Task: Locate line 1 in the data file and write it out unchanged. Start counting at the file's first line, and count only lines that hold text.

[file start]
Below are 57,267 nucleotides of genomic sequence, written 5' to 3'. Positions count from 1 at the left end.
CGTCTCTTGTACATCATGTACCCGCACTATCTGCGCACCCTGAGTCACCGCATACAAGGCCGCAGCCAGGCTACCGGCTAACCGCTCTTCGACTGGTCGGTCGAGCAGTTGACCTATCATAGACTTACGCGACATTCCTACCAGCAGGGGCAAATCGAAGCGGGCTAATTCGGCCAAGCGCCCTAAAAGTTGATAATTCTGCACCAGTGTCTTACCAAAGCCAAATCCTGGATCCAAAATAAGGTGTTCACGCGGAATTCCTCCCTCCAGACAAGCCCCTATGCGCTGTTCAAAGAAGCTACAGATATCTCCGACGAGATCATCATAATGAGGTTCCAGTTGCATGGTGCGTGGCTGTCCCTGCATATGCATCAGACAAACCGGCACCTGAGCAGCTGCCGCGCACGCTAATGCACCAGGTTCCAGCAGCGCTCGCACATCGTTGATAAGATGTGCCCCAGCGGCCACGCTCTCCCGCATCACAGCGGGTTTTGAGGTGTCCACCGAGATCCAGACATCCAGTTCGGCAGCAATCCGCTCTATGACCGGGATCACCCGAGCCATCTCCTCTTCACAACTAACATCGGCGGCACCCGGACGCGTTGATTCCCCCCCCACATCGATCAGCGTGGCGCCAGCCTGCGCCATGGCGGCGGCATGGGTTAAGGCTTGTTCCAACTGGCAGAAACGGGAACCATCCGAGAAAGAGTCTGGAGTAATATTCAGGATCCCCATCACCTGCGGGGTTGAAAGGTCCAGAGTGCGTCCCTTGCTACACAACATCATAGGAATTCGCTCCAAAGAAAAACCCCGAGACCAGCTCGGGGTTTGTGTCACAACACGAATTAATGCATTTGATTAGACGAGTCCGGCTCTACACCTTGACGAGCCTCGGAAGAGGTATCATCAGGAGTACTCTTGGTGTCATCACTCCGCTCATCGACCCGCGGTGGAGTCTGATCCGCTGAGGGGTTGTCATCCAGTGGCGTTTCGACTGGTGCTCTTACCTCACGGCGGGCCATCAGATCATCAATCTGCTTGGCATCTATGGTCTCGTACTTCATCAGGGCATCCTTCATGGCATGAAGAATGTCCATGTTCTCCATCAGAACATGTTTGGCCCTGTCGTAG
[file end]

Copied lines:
Below are 57,267 nucleotides of genomic sequence, written 5' to 3'. Positions count from 1 at the left end.